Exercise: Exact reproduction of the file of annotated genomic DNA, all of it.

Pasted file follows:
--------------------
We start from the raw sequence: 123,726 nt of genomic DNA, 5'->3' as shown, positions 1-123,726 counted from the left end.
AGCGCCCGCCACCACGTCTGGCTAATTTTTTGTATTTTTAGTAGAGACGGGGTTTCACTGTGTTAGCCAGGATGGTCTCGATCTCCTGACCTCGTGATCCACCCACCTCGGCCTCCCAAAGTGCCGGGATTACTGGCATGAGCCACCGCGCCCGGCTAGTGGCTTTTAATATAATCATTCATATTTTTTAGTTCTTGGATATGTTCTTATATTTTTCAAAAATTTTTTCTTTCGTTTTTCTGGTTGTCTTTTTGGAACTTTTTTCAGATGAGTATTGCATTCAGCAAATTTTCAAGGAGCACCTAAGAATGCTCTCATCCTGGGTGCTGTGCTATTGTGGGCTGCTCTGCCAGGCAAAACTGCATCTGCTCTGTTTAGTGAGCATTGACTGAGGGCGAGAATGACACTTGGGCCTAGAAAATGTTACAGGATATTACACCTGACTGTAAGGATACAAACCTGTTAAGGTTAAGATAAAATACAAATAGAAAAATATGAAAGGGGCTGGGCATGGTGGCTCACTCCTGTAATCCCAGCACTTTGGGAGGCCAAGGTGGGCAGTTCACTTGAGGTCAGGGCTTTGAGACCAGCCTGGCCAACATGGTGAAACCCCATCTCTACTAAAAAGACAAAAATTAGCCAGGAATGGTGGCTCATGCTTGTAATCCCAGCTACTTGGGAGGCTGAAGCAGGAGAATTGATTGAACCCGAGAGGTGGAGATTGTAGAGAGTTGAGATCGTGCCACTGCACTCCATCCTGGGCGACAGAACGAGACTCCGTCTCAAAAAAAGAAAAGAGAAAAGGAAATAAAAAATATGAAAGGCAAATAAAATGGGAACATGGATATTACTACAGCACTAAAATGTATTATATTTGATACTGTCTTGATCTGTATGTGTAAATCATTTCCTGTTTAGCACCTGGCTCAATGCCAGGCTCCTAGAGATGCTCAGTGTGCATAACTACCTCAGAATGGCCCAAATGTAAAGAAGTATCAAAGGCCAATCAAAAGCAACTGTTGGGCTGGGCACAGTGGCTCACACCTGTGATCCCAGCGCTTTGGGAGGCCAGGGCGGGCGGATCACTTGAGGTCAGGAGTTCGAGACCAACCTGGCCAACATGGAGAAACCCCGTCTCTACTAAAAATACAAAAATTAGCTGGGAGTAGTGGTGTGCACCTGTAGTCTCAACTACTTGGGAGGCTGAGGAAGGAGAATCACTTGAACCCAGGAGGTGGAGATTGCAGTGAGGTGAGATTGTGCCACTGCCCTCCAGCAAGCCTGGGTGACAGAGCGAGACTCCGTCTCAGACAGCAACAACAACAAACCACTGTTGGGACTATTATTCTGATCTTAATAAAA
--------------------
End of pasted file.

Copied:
We start from the raw sequence: 123,726 nt of genomic DNA, 5'->3' as shown, positions 1-123,726 counted from the left end.
AGCGCCCGCCACCACGTCTGGCTAATTTTTTGTATTTTTAGTAGAGACGGGGTTTCACTGTGTTAGCCAGGATGGTCTCGATCTCCTGACCTCGTGATCCACCCACCTCGGCCTCCCAAAGTGCCGGGATTACTGGCATGAGCCACCGCGCCCGGCTAGTGGCTTTTAATATAATCATTCATATTTTTTAGTTCTTGGATATGTTCTTATATTTTTCAAAAATTTTTTCTTTCGTTTTTCTGGTTGTCTTTTTGGAACTTTTTTCAGATGAGTATTGCATTCAGCAAATTTTCAAGGAGCACCTAAGAATGCTCTCATCCTGGGTGCTGTGCTATTGTGGGCTGCTCTGCCAGGCAAAACTGCATCTGCTCTGTTTAGTGAGCATTGACTGAGGGCGAGAATGACACTTGGGCCTAGAAAATGTTACAGGATATTACACCTGACTGTAAGGATACAAACCTGTTAAGGTTAAGATAAAATACAAATAGAAAAATATGAAAGGGGCTGGGCATGGTGGCTCACTCCTGTAATCCCAGCACTTTGGGAGGCCAAGGTGGGCAGTTCACTTGAGGTCAGGGCTTTGAGACCAGCCTGGCCAACATGGTGAAACCCCATCTCTACTAAAAAGACAAAAATTAGCCAGGAATGGTGGCTCATGCTTGTAATCCCAGCTACTTGGGAGGCTGAAGCAGGAGAATTGATTGAACCCGAGAGGTGGAGATTGTAGAGAGTTGAGATCGTGCCACTGCACTCCATCCTGGGCGACAGAACGAGACTCCGTCTCAAAAAAAGAAAAGAGAAAAGGAAATAAAAAATATGAAAGGCAAATAAAATGGGAACATGGATATTACTACAGCACTAAAATGTATTATATTTGATACTGTCTTGATCTGTATGTGTAAATCATTTCCTGTTTAGCACCTGGCTCAATGCCAGGCTCCTAGAGATGCTCAGTGTGCATAACTACCTCAGAATGGCCCAAATGTAAAGAAGTATCAAAGGCCAATCAAAAGCAACTGTTGGGCTGGGCACAGTGGCTCACACCTGTGATCCCAGCGCTTTGGGAGGCCAGGGCGGGCGGATCACTTGAGGTCAGGAGTTCGAGACCAACCTGGCCAACATGGAGAAACCCCGTCTCTACTAAAAATACAAAAATTAGCTGGGAGTAGTGGTGTGCACCTGTAGTCTCAACTACTTGGGAGGCTGAGGAAGGAGAATCACTTGAACCCAGGAGGTGGAGATTGCAGTGAGGTGAGATTGTGCCACTGCCCTCCAGCAAGCCTGGGTGACAGAGCGAGACTCCGTCTCAGACAGCAACAACAACAAACCACTGTTGGGACTATTATTCTGATCTTAATAAAA